|Pocket Books, April 1989|
Recently I've strayed from my typical reading cuisine to sample old bestsellers of their time that were marketed toward women. One of the titles that I’d come across now again is A Glimpse of Stocking by Elizabeth Gage. I distinctly remember seeing it often enough in used bookstores but would skip right past it. A post at The Sleaze Factor, kindled my interest in this one. Then finding the dang book turned out to be not so easy. That’s often the way it is, you hear about a book, decide you’re going to look for it and come up short at the local bookstore haunts. So, I put it down on that list of “want-to-reads” that I always lose and moved on to other things. Then about a month back I found it in a used bookshelf, shoved on its side, spine down, so that all one could see was a brick of yellowed pages. Yep, it’s a thick one all right, sort of like your typical Clive Barker paperback.
A Glimpse of Stocking turned out to be a pretty good find. I got pulled in immediately to the story, which starts out in late 60’s Hollywood. The novel kicks off with a prologue that, like most prologues could be skipped, followed by short chapter detailing a disturbing tryst between an unnamed man and woman in a hotel room in 1947. Jump ahead 20 years to 1967 and we meet hopeful young starlet Annie Havilland arriving alone at movie tycoon Harmon Kurth’s mansion. There’s no doubt that Kurth is one of those villainous bastards who has no good intentions in store for our heroine Annie. She quickly realizes that she’s been lured into Kurth’s digs under false pretexts and, as she tries to leave, is brutally beaten and raped by Kurth and his valet. Used and discarded, Annie attempts to press charges and discovers that Kurth is one of those guys who has friends in high places, and that her word against his isn't worth a used condom on a dirt road. After an offer of hush-money is made and rejected, Annie discovers that her name is poison in Hollywood circles. So, it’s back to New York for her, to lick her wounds and plot her next course in life which will ultimately include vengeance on Harmon Kurth.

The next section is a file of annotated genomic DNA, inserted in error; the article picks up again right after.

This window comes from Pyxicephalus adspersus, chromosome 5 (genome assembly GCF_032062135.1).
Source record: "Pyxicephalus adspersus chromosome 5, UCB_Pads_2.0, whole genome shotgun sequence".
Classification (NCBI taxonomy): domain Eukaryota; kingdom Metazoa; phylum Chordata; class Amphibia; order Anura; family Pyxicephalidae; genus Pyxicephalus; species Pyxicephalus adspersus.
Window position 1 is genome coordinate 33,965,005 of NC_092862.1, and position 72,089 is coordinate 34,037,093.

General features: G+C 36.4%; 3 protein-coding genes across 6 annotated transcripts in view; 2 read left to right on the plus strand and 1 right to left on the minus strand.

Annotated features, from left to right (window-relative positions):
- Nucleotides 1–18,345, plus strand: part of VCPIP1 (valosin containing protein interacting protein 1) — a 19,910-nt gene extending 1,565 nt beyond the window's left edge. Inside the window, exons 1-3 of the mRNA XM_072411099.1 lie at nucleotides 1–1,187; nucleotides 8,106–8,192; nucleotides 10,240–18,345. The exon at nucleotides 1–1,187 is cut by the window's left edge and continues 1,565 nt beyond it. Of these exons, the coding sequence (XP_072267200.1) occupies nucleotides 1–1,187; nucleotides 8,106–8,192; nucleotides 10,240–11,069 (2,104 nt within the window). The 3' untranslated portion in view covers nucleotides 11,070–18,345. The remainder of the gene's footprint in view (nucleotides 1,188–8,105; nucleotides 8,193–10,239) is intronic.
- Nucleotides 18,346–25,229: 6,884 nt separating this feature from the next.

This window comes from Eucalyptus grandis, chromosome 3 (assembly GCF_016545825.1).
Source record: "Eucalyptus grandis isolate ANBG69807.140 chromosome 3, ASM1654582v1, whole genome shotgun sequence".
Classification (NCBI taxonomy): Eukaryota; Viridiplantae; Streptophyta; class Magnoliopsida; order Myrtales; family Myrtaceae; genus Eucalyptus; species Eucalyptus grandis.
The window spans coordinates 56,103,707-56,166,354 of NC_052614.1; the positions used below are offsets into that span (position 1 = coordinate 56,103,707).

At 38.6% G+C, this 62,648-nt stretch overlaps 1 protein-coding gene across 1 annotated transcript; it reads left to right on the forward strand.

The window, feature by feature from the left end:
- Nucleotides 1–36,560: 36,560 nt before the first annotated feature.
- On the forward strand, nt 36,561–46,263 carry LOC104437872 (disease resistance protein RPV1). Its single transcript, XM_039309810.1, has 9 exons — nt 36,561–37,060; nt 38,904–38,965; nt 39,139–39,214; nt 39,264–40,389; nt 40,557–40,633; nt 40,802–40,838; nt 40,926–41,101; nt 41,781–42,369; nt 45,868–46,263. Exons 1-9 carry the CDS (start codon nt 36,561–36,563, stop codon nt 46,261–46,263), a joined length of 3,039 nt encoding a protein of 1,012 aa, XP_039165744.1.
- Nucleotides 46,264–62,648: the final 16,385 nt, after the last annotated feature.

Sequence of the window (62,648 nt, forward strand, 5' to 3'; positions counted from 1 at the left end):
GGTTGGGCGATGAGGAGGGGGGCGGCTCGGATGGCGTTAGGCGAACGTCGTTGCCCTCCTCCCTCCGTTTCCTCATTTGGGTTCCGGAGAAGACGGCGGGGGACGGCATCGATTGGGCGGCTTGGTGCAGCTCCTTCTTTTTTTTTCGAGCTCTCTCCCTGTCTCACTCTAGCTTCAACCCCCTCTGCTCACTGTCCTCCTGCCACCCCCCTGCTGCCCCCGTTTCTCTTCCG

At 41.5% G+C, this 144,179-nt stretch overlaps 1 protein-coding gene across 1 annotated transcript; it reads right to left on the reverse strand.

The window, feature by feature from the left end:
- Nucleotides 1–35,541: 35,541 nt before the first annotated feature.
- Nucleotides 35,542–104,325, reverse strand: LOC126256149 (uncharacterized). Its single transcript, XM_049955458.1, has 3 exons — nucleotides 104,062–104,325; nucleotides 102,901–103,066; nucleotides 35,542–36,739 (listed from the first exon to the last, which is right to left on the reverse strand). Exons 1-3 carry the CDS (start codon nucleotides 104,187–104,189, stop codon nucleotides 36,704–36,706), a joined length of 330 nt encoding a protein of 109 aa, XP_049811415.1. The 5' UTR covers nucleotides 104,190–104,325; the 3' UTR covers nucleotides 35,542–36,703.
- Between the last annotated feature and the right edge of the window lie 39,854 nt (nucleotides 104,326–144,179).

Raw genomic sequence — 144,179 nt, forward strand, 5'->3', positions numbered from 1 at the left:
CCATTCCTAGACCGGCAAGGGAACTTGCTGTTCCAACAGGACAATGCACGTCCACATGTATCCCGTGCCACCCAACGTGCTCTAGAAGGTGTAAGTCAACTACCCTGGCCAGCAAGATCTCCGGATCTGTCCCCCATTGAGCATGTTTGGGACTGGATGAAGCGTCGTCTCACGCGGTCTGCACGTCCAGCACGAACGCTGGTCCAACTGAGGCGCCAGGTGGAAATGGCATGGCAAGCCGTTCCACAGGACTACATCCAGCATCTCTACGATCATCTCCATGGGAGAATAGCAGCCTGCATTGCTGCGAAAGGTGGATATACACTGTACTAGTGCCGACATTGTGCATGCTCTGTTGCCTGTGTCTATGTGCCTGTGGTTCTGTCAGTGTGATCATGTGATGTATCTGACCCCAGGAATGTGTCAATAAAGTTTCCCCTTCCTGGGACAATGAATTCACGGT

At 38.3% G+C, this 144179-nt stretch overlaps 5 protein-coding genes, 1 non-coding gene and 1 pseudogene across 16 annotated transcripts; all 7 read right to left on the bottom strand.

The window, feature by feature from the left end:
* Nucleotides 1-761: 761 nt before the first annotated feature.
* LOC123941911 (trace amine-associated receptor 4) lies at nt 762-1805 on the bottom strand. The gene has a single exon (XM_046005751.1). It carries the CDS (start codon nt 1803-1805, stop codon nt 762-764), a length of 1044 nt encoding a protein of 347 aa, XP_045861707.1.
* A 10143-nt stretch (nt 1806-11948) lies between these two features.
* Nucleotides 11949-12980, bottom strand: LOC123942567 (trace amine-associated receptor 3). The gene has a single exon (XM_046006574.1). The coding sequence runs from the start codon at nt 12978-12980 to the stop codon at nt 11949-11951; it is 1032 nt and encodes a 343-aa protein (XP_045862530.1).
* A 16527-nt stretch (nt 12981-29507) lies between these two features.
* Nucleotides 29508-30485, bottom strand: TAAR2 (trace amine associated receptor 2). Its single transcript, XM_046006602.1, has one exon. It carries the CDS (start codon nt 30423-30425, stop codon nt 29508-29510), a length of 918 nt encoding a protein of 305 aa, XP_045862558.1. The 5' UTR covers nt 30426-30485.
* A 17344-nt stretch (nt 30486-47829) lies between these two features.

Christine is brought into the novel as a call girl of stunning beauty matched only by her capacity of self preservation. After a childhood of terrible cruelty and abuse, Christine makes a life for herself hustling playboys and wealthy scions with kinky tastes. And if she has to kill a few dickheads along the way, well then, buddy, that's just what she'll do.
It doesn't take much of a genius to know that Christine and Annie’s world will soon intersect, and in ways that neither one of them could dream of. Along the journey we’re entertained by a parade of characters ranging from noble to sleazy. Included in the bunch is a private investigator who, while essentially honest, isn't above keyhole peeping to get what he needs, a movie star whose seething sexuality and rebel-good-looks mask the fact he’s really just another shallow douchebag, a larger-than-life writer who can buck the rules in Hollywood to get what he wants, a talented stage actor who spirals right down into the basement industry thanks to the needle and the spoon, a socialite with a secret past, and a powerful movie mogul with a taste for torture. There are plenty of scenes to please that little perv hidden within everyone, and just enough violence to counterbalance the melodrama.
Oh, my friends, it’s the stuff of the best kind of trashy fiction you can get. Just the kind of book that is supposed to smell like musty paper and Kent cigarettes. Maybe there should be an app for E-Readers that’ll replicate that…